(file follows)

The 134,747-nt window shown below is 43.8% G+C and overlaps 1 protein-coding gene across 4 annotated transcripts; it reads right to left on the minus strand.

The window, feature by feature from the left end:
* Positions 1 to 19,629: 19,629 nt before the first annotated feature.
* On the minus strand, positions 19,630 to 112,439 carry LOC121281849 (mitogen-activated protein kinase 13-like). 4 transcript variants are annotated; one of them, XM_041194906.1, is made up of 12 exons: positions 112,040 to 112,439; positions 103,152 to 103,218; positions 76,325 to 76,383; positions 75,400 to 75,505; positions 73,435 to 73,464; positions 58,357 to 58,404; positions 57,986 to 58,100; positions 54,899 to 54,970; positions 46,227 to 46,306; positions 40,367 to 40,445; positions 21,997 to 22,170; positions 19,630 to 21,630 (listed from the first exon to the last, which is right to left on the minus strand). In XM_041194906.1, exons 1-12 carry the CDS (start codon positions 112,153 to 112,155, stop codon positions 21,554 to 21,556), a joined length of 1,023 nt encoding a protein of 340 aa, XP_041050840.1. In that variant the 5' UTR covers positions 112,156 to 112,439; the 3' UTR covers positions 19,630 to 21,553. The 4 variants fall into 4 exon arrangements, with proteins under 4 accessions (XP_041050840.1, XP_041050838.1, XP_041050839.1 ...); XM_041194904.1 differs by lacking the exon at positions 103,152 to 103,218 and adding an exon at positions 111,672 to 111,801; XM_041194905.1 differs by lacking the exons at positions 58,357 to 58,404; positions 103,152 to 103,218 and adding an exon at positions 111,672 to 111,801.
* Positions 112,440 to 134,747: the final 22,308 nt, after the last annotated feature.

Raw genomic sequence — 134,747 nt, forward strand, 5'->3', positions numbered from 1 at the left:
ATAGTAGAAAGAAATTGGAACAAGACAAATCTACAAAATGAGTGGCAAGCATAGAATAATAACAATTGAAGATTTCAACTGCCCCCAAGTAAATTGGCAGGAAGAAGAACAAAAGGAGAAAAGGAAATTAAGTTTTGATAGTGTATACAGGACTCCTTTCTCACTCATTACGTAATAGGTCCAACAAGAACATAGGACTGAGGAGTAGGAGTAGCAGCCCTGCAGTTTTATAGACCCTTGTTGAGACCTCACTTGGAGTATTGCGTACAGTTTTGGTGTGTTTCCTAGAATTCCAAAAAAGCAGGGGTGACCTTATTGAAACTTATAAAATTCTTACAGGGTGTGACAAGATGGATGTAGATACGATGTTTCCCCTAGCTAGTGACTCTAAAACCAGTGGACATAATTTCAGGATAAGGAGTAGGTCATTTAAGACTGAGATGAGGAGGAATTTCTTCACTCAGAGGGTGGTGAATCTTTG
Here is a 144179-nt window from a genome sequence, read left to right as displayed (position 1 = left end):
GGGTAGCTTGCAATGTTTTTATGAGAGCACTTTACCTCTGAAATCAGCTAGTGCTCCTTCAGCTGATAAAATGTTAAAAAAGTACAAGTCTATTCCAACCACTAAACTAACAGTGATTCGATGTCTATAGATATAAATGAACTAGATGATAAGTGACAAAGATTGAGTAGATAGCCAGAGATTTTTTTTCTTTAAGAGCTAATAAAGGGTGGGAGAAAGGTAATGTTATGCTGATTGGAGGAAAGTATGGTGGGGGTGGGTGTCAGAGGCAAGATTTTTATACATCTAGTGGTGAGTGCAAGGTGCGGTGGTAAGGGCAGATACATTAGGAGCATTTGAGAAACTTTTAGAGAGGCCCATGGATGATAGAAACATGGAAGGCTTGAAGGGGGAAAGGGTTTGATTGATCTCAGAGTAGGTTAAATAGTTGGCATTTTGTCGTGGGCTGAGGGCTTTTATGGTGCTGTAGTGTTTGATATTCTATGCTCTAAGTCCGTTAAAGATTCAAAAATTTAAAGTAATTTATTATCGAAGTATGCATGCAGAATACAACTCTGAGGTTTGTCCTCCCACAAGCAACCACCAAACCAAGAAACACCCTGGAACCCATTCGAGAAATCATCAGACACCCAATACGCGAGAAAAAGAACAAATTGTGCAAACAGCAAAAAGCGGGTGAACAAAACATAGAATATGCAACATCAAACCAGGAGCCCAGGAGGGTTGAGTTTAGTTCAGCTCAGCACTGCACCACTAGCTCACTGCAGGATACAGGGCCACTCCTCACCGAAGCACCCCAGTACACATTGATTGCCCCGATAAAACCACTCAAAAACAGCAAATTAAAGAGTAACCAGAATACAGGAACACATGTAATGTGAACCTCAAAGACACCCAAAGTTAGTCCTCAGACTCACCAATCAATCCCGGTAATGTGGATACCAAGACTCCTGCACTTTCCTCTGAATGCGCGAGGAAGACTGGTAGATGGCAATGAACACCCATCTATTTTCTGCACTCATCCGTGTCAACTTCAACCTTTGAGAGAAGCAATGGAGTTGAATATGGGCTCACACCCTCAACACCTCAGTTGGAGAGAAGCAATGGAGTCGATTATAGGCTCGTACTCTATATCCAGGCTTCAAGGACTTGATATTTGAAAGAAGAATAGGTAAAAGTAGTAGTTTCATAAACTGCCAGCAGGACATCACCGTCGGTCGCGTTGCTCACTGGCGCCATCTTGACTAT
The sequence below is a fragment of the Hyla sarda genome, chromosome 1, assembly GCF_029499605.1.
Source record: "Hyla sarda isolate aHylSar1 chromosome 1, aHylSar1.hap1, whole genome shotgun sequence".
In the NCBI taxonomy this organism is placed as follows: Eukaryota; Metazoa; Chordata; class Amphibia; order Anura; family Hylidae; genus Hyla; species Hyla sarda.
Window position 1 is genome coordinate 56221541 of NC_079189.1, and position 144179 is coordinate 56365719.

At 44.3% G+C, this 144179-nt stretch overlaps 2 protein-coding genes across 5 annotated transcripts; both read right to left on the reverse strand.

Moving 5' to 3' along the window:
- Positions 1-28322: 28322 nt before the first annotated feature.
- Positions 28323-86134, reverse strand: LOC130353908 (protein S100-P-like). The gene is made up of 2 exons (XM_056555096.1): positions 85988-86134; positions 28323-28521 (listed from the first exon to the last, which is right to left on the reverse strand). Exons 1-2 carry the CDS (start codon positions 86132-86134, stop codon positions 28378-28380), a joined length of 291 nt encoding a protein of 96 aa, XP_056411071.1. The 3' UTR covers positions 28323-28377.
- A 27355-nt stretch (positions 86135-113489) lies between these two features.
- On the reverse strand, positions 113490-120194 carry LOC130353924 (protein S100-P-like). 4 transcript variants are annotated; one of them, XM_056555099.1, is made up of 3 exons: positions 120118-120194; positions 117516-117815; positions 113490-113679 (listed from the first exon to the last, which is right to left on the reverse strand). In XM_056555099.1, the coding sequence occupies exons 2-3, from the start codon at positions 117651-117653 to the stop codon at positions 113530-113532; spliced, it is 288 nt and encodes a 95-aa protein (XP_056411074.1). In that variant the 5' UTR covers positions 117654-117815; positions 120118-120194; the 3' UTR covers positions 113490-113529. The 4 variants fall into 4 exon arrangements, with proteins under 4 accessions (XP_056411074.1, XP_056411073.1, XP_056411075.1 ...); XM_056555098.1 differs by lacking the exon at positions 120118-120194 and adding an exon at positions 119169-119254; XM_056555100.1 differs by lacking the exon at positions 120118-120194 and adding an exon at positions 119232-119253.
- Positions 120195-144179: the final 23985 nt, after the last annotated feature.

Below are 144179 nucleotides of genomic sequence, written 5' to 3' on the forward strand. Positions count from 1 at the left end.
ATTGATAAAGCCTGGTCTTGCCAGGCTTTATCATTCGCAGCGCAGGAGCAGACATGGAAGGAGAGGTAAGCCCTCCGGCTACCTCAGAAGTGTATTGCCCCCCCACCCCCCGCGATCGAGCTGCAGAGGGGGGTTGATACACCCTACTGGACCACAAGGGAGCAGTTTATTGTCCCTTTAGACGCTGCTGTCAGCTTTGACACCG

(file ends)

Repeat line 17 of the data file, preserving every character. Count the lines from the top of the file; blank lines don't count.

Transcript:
- Positions 28323-86134, reverse strand: LOC130353908 (protein S100-P-like). The gene is made up of 2 exons (XM_056555096.1): positions 85988-86134; positions 28323-28521 (listed from the first exon to the last, which is right to left on the reverse strand). Exons 1-2 carry the CDS (start codon positions 86132-86134, stop codon positions 28378-28380), a joined length of 291 nt encoding a protein of 96 aa, XP_056411071.1. The 3' UTR covers positions 28323-28377.